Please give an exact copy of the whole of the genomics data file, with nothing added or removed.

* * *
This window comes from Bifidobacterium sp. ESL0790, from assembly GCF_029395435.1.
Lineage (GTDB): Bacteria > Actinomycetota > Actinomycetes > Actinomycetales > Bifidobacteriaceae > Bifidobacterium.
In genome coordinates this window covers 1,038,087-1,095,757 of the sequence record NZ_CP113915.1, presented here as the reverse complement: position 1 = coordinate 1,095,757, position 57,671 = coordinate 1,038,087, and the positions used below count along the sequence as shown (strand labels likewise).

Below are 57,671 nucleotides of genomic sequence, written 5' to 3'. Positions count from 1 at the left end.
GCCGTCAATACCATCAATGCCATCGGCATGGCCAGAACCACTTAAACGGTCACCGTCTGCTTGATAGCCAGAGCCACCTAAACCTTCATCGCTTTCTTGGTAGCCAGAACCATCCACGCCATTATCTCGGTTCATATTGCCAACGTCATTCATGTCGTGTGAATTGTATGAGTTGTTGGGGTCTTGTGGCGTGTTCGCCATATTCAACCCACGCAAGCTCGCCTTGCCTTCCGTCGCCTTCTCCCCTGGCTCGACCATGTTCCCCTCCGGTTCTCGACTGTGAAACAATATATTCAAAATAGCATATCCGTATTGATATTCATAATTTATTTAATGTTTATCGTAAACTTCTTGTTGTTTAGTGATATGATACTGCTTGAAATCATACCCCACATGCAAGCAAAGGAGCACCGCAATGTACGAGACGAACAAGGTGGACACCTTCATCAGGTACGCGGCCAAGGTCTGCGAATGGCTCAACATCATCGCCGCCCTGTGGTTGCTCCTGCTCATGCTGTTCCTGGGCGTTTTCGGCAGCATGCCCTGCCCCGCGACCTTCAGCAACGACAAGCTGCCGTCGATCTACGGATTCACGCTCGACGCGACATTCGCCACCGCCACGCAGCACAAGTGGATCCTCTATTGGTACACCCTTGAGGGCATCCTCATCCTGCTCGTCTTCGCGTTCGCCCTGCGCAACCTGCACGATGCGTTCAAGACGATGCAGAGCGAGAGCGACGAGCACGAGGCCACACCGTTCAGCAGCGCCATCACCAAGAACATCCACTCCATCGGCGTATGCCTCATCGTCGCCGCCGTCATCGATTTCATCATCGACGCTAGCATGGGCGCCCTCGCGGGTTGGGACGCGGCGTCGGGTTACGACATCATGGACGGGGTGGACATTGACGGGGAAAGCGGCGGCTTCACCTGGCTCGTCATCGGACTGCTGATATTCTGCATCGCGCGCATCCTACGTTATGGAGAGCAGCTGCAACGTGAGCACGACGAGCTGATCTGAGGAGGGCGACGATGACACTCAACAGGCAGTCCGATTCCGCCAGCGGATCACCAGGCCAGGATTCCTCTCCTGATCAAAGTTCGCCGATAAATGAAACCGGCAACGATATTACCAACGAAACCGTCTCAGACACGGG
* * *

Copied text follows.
This window comes from Bifidobacterium sp. ESL0790, from assembly GCF_029395435.1.
Lineage (GTDB): Bacteria > Actinomycetota > Actinomycetes > Actinomycetales > Bifidobacteriaceae > Bifidobacterium.
In genome coordinates this window covers 1,038,087-1,095,757 of the sequence record NZ_CP113915.1, presented here as the reverse complement: position 1 = coordinate 1,095,757, position 57,671 = coordinate 1,038,087, and the positions used below count along the sequence as shown (strand labels likewise).

Below are 57,671 nucleotides of genomic sequence, written 5' to 3'. Positions count from 1 at the left end.
GCCGTCAATACCATCAATGCCATCGGCATGGCCAGAACCACTTAAACGGTCACCGTCTGCTTGATAGCCAGAGCCACCTAAACCTTCATCGCTTTCTTGGTAGCCAGAACCATCCACGCCATTATCTCGGTTCATATTGCCAACGTCATTCATGTCGTGTGAATTGTATGAGTTGTTGGGGTCTTGTGGCGTGTTCGCCATATTCAACCCACGCAAGCTCGCCTTGCCTTCCGTCGCCTTCTCCCCTGGCTCGACCATGTTCCCCTCCGGTTCTCGACTGTGAAACAATATATTCAAAATAGCATATCCGTATTGATATTCATAATTTATTTAATGTTTATCGTAAACTTCTTGTTGTTTAGTGATATGATACTGCTTGAAATCATACCCCACATGCAAGCAAAGGAGCACCGCAATGTACGAGACGAACAAGGTGGACACCTTCATCAGGTACGCGGCCAAGGTCTGCGAATGGCTCAACATCATCGCCGCCCTGTGGTTGCTCCTGCTCATGCTGTTCCTGGGCGTTTTCGGCAGCATGCCCTGCCCCGCGACCTTCAGCAACGACAAGCTGCCGTCGATCTACGGATTCACGCTCGACGCGACATTCGCCACCGCCACGCAGCACAAGTGGATCCTCTATTGGTACACCCTTGAGGGCATCCTCATCCTGCTCGTCTTCGCGTTCGCCCTGCGCAACCTGCACGATGCGTTCAAGACGATGCAGAGCGAGAGCGACGAGCACGAGGCCACACCGTTCAGCAGCGCCATCACCAAGAACATCCACTCCATCGGCGTATGCCTCATCGTCGCCGCCGTCATCGATTTCATCATCGACGCTAGCATGGGCGCCCTCGCGGGTTGGGACGCGGCGTCGGGTTACGACATCATGGACGGGGTGGACATTGACGGGGAAAGCGGCGGCTTCACCTGGCTCGTCATCGGACTGCTGATATTCTGCATCGCGCGCATCCTACGTTATGGAGAGCAGCTGCAACGTGAGCACGACGAGCTGATCTGAGGAGGGCGACGATGACACTCAACAGGCAGTCCGATTCCGCCAGCGGATCACCAGGCCAGGATTCCTCTCCTGATCAAAGTTCGCCGATAAATGAAACCGGCAACGATATTACCAACGAAACCGTCTCAGACACGGG